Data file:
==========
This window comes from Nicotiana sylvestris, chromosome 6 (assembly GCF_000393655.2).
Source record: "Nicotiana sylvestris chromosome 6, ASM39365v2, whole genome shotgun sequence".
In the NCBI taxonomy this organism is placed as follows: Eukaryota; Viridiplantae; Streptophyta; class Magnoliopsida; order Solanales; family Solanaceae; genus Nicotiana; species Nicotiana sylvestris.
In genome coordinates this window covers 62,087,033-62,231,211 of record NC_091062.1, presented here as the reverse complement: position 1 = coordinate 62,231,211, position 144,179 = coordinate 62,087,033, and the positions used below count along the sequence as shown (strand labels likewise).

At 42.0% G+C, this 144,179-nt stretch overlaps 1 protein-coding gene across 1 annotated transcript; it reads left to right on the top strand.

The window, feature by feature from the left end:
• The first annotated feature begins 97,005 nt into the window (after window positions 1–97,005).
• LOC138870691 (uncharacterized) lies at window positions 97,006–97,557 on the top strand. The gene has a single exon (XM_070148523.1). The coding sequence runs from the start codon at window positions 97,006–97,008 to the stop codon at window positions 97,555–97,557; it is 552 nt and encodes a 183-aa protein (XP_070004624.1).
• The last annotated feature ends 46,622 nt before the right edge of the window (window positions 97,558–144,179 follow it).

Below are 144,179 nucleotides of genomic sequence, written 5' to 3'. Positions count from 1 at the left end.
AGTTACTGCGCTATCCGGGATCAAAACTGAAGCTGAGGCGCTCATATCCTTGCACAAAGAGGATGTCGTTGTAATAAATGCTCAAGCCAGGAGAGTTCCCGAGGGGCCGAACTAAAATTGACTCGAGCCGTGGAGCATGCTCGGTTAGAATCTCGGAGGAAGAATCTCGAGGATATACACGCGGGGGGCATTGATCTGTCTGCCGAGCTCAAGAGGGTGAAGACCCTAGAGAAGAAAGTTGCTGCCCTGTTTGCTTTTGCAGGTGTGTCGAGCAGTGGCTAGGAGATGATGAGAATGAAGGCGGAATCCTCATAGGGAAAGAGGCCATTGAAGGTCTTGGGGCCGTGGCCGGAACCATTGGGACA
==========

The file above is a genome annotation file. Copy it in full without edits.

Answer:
This window comes from Nicotiana sylvestris, chromosome 6 (assembly GCF_000393655.2).
Source record: "Nicotiana sylvestris chromosome 6, ASM39365v2, whole genome shotgun sequence".
In the NCBI taxonomy this organism is placed as follows: Eukaryota; Viridiplantae; Streptophyta; class Magnoliopsida; order Solanales; family Solanaceae; genus Nicotiana; species Nicotiana sylvestris.
In genome coordinates this window covers 62,087,033-62,231,211 of record NC_091062.1, presented here as the reverse complement: position 1 = coordinate 62,231,211, position 144,179 = coordinate 62,087,033, and the positions used below count along the sequence as shown (strand labels likewise).

At 42.0% G+C, this 144,179-nt stretch overlaps 1 protein-coding gene across 1 annotated transcript; it reads left to right on the top strand.

The window, feature by feature from the left end:
• The first annotated feature begins 97,005 nt into the window (after window positions 1–97,005).
• LOC138870691 (uncharacterized) lies at window positions 97,006–97,557 on the top strand. The gene has a single exon (XM_070148523.1). The coding sequence runs from the start codon at window positions 97,006–97,008 to the stop codon at window positions 97,555–97,557; it is 552 nt and encodes a 183-aa protein (XP_070004624.1).
• The last annotated feature ends 46,622 nt before the right edge of the window (window positions 97,558–144,179 follow it).

Below are 144,179 nucleotides of genomic sequence, written 5' to 3'. Positions count from 1 at the left end.
AGTTACTGCGCTATCCGGGATCAAAACTGAAGCTGAGGCGCTCATATCCTTGCACAAAGAGGATGTCGTTGTAATAAATGCTCAAGCCAGGAGAGTTCCCGAGGGGCCGAACTAAAATTGACTCGAGCCGTGGAGCATGCTCGGTTAGAATCTCGGAGGAAGAATCTCGAGGATATACACGCGGGGGGCATTGATCTGTCTGCCGAGCTCAAGAGGGTGAAGACCCTAGAGAAGAAAGTTGCTGCCCTGTTTGCTTTTGCAGGTGTGTCGAGCAGTGGCTAGGAGATGATGAGAATGAAGGCGGAATCCTCATAGGGAAAGAGGCCATTGAAGGTCTTGGGGCCGTGGCCGGAACCATTGGGACA